Opponents to the Bog Wind proposal Wednesday told residents who live within two miles of the proposed turbines to brace for a 25 percent decrease in their home’s property value.
Concerned residents piled into the Town Hall cafeteria for a Zoning Board of Appeals meeting to hear presentations about the project, which would bring six nearly 500 foot tall wind turbines to five cranberry bogs in Wareham.
During the last public hearing in November, Wareham Residents Opposed to Bog Wind told the ZBA the project would enrich large wind developers while most local citizens would suffer considerable reductions to their property values.
Seasonal Blackmore Pond resident Barry Cosgrove, who organized the group of residents opposed to the project, asked Michael McCann of Chicago-based McCann Appraisal LLC to address that issue during Wednesday’s meeting.
In addition to finding value of homes within two miles of turbines decreased by 25 percent, McCann estimated $70 million to $112 million in market value could be lost in town due to “nuisance issues” such as noise, aesthetics, and “shadow flicker”, which studies show deter potential home buyers.
Shadow flicker is a result of the sun casting intermittent shadows from the rotating blades of a wind turbine onto a building, creating a strobe effect. Cosgrove called the flicker “highly offensive,” suggesting that like home values, quality of life would also be impacted for people living near the turbines.
A presentation from David and Stephanie Hulthen added a human element to Cosgrove’s claims. The couple was invited to testify at the hearing by Wareham Residents Opposed to Bog Wind.
The Hulthens built their home in rural Dekalb County, Illinois nine years ago. They said their neighborhood changed from a quiet country setting to an industrial one because of the addition of wind turbines to the area.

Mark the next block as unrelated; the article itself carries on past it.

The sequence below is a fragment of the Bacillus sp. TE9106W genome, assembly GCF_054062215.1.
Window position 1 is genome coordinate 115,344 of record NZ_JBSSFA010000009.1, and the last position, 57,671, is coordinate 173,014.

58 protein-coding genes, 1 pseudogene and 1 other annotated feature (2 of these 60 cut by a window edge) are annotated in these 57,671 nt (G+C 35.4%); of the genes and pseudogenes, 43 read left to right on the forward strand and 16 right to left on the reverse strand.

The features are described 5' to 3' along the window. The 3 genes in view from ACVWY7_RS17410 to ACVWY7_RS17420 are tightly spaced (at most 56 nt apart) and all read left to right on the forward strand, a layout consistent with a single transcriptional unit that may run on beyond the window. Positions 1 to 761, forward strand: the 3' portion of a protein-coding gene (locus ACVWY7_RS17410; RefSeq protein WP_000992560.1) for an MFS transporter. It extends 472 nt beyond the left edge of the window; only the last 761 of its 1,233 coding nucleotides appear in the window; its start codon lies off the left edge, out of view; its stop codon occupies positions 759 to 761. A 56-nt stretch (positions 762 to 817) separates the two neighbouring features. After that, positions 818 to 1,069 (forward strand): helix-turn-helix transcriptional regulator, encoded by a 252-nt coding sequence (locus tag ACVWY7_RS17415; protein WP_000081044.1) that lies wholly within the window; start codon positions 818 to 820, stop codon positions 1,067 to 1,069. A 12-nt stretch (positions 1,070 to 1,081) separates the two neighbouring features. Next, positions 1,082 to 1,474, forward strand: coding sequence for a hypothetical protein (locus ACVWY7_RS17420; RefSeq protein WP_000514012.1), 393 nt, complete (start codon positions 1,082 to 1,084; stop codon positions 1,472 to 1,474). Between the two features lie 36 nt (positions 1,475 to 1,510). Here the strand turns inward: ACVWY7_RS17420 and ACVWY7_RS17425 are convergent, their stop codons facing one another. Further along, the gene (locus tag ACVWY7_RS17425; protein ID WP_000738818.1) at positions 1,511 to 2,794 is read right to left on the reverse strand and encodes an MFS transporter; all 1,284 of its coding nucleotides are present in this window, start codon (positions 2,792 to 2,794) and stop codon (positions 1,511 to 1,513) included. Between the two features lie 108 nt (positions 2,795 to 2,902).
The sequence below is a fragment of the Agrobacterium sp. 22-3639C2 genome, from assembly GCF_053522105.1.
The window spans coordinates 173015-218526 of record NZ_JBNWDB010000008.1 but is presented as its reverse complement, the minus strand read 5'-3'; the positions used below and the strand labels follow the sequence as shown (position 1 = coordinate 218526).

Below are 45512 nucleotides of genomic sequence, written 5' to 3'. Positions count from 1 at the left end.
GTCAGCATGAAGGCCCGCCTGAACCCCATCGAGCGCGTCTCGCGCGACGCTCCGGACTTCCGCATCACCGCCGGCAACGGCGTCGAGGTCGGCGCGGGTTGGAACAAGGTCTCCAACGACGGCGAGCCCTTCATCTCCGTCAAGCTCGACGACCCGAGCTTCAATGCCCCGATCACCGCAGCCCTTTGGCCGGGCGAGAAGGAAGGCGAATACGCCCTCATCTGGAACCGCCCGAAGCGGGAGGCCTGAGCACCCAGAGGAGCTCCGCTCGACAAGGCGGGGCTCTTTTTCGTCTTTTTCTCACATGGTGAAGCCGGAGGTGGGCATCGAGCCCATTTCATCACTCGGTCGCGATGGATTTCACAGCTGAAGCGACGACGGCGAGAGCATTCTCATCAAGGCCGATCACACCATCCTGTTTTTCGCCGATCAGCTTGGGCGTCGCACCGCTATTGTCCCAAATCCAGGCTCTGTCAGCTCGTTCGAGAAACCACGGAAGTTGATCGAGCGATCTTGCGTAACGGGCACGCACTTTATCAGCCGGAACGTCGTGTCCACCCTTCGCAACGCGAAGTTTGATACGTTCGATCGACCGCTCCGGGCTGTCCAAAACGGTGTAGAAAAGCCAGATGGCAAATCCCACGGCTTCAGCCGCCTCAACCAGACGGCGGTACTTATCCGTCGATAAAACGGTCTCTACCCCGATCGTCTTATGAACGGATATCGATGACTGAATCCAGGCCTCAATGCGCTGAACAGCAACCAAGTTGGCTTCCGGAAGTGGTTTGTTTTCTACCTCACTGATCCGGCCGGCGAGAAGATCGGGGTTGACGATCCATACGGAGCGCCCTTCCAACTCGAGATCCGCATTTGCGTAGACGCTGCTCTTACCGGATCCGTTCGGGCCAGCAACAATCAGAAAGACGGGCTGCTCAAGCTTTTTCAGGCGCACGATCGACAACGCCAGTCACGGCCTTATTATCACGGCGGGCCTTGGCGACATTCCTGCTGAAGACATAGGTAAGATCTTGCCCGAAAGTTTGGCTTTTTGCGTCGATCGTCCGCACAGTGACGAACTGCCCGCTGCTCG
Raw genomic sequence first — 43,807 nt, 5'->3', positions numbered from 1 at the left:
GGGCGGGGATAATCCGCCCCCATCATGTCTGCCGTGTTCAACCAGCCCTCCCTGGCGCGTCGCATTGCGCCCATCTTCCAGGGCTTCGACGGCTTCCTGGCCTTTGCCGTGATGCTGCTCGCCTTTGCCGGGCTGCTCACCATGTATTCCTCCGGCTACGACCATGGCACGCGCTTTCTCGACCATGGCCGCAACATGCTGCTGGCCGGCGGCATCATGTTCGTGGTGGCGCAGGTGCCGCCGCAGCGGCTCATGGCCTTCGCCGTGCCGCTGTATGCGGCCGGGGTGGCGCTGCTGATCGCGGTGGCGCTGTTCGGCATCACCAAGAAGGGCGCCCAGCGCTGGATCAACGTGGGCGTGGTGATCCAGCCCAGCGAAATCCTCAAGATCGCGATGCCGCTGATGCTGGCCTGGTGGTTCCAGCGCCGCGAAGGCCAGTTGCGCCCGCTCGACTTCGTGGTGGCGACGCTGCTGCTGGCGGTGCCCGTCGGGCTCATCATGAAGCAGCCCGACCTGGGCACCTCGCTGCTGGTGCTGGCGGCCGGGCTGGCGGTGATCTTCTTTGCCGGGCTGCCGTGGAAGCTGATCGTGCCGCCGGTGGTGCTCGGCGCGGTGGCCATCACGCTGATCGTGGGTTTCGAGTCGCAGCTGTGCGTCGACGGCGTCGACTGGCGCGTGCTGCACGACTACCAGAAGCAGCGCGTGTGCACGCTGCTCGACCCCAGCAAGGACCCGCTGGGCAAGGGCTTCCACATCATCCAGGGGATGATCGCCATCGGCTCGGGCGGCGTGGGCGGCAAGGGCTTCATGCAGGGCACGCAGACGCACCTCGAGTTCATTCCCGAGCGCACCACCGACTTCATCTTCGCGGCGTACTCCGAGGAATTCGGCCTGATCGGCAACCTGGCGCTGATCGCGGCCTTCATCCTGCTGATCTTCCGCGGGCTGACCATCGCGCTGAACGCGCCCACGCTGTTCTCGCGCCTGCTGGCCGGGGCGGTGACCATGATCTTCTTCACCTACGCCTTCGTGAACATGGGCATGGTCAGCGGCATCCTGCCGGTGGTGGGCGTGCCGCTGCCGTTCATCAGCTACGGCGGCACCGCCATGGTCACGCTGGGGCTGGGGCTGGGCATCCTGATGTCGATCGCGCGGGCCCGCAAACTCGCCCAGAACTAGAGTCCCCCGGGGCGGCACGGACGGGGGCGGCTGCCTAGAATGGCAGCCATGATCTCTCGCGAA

“I can’t even go out on my porch and enjoy a cup of coffee in the morning [because of shadow flicker],” David said.
The couple echoed the concerns of the opposition. They said their property value decreased, showed home video of shadow flicker, and told the crowd their family suffers sleepless nights due to the noise the turbines create.
Third-party assessor Tech Environmental of Waltham provided its evaluation of Bog Wind to the ZBA during the meeting.
While noting areas of the Bog Wind project could have been better researched, Tech Environmental President Peter Guldberg said the project meets the requirements for wind turbines under the town’s bylaw.
Developer Glen Berkowitz of Beaufort Windpower LLC in Boston pointed out that McCann’s study referenced homes located next to large-scale wind farms with an average 80 to 90 turbines each, as did the Hulthens’ presentation.
“It’s completely different [than the Bog Wind proposal],” he stated. “It’s like comparing a Super Walmart to an Adrian’s Package Store.”
Berkowitz told the Zoning Board the turbines would be turned off during certain parts of the day to reduce shadow flicker to 15 hours a year.
He added the benefits of the of the project are often overlooked. During the next 20 years the project will bring in $5 million in property tax revenue for the town and an additional $100,000 to cover the cost of a building permit, Berkowitz said.
The turbines will be built on private cranberry bogs and are projected to generate 33 million kilowatt hours per year of energy for the state of Massachusetts, according to Berkowitz.
The proposed Bog Wind turbines are more than double the size of the one at the Massachusetts Maritime Academy. The “swept area,” the circle formed by the blades of the turbine, would be slightly larger than a Boeing 747 airplane, that is four-and-a-half times larger than the turbine at the Massachusetts Maritime Academy.
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